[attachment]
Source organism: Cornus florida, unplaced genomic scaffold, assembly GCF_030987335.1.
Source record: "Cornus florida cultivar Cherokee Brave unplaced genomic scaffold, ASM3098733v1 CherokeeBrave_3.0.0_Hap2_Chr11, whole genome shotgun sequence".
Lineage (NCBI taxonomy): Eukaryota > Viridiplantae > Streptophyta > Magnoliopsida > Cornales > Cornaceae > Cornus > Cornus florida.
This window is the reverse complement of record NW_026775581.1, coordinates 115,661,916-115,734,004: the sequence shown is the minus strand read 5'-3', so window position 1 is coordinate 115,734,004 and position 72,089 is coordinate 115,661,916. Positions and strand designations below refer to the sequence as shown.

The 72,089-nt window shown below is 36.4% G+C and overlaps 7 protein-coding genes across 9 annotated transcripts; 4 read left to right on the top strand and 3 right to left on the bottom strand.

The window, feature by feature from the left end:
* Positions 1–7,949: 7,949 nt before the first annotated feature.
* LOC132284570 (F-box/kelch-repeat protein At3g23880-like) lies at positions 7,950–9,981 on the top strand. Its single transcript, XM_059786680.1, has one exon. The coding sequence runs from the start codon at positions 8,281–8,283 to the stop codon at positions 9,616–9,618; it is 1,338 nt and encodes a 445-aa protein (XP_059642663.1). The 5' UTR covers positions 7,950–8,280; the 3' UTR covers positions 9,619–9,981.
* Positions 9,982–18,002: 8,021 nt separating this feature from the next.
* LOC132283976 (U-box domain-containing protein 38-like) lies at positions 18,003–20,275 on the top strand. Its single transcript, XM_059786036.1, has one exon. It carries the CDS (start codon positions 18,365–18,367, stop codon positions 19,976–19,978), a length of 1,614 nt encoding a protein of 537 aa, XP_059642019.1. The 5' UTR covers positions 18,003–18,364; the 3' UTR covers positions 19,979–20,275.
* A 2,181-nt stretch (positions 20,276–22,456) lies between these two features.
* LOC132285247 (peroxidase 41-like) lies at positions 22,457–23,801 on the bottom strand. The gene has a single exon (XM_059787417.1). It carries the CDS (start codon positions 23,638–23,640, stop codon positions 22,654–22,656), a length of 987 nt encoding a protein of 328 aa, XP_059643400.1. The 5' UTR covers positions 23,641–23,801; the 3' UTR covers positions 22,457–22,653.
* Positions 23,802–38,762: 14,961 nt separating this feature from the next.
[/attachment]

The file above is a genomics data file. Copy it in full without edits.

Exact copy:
Source organism: Cornus florida, unplaced genomic scaffold, assembly GCF_030987335.1.
Source record: "Cornus florida cultivar Cherokee Brave unplaced genomic scaffold, ASM3098733v1 CherokeeBrave_3.0.0_Hap2_Chr11, whole genome shotgun sequence".
Lineage (NCBI taxonomy): Eukaryota > Viridiplantae > Streptophyta > Magnoliopsida > Cornales > Cornaceae > Cornus > Cornus florida.
This window is the reverse complement of record NW_026775581.1, coordinates 115,661,916-115,734,004: the sequence shown is the minus strand read 5'-3', so window position 1 is coordinate 115,734,004 and position 72,089 is coordinate 115,661,916. Positions and strand designations below refer to the sequence as shown.

The 72,089-nt window shown below is 36.4% G+C and overlaps 7 protein-coding genes across 9 annotated transcripts; 4 read left to right on the top strand and 3 right to left on the bottom strand.

The window, feature by feature from the left end:
* Positions 1–7,949: 7,949 nt before the first annotated feature.
* LOC132284570 (F-box/kelch-repeat protein At3g23880-like) lies at positions 7,950–9,981 on the top strand. Its single transcript, XM_059786680.1, has one exon. The coding sequence runs from the start codon at positions 8,281–8,283 to the stop codon at positions 9,616–9,618; it is 1,338 nt and encodes a 445-aa protein (XP_059642663.1). The 5' UTR covers positions 7,950–8,280; the 3' UTR covers positions 9,619–9,981.
* Positions 9,982–18,002: 8,021 nt separating this feature from the next.
* LOC132283976 (U-box domain-containing protein 38-like) lies at positions 18,003–20,275 on the top strand. Its single transcript, XM_059786036.1, has one exon. It carries the CDS (start codon positions 18,365–18,367, stop codon positions 19,976–19,978), a length of 1,614 nt encoding a protein of 537 aa, XP_059642019.1. The 5' UTR covers positions 18,003–18,364; the 3' UTR covers positions 19,979–20,275.
* A 2,181-nt stretch (positions 20,276–22,456) lies between these two features.
* LOC132285247 (peroxidase 41-like) lies at positions 22,457–23,801 on the bottom strand. The gene has a single exon (XM_059787417.1). It carries the CDS (start codon positions 23,638–23,640, stop codon positions 22,654–22,656), a length of 987 nt encoding a protein of 328 aa, XP_059643400.1. The 5' UTR covers positions 23,641–23,801; the 3' UTR covers positions 22,457–22,653.
* Positions 23,802–38,762: 14,961 nt separating this feature from the next.